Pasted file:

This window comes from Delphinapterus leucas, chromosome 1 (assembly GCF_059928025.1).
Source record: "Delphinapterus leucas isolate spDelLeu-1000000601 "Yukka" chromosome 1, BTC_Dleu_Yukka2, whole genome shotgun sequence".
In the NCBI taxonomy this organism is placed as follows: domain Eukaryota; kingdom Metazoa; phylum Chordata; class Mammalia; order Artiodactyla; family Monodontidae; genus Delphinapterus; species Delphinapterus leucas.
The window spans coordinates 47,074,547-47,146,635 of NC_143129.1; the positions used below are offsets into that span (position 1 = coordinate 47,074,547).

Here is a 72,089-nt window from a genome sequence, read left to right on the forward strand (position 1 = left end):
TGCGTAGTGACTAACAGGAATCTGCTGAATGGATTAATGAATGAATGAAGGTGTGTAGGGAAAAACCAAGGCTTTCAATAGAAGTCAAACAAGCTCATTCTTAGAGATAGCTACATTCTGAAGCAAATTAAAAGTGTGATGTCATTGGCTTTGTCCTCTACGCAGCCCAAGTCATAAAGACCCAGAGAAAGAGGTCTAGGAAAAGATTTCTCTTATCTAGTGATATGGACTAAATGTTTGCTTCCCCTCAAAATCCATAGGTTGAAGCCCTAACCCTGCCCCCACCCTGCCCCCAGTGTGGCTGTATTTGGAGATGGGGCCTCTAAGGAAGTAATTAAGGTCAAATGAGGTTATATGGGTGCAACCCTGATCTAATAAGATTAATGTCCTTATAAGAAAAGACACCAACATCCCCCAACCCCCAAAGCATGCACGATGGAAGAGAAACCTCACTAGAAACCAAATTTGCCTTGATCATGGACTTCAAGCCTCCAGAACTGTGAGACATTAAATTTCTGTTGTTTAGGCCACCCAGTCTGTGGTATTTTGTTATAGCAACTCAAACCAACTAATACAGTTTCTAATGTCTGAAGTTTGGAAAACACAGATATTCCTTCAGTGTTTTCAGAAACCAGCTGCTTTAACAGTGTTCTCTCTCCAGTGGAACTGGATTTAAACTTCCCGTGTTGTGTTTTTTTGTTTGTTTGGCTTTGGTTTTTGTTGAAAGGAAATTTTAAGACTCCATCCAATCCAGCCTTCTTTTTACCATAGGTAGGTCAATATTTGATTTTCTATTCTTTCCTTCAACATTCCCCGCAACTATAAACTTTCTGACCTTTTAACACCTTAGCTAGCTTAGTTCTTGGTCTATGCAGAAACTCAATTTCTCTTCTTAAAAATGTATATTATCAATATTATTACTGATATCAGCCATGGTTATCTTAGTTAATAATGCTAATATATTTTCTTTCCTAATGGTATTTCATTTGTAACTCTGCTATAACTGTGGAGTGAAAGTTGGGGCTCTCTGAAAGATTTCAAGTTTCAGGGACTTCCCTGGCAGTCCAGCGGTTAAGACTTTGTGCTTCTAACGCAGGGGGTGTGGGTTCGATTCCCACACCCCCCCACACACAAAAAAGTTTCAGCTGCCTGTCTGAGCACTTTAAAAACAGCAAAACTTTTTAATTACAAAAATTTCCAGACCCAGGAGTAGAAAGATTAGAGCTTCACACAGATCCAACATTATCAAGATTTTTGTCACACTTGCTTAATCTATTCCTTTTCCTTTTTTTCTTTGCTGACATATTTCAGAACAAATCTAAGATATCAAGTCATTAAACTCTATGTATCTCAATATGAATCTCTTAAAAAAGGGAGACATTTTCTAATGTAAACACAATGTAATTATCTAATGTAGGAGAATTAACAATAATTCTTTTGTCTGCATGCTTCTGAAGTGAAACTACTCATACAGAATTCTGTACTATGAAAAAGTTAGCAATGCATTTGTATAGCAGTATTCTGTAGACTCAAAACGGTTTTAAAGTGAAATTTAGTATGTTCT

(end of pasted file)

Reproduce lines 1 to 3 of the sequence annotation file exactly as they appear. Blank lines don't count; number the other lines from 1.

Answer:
This window comes from Delphinapterus leucas, chromosome 1 (assembly GCF_059928025.1).
Source record: "Delphinapterus leucas isolate spDelLeu-1000000601 "Yukka" chromosome 1, BTC_Dleu_Yukka2, whole genome shotgun sequence".
In the NCBI taxonomy this organism is placed as follows: domain Eukaryota; kingdom Metazoa; phylum Chordata; class Mammalia; order Artiodactyla; family Monodontidae; genus Delphinapterus; species Delphinapterus leucas.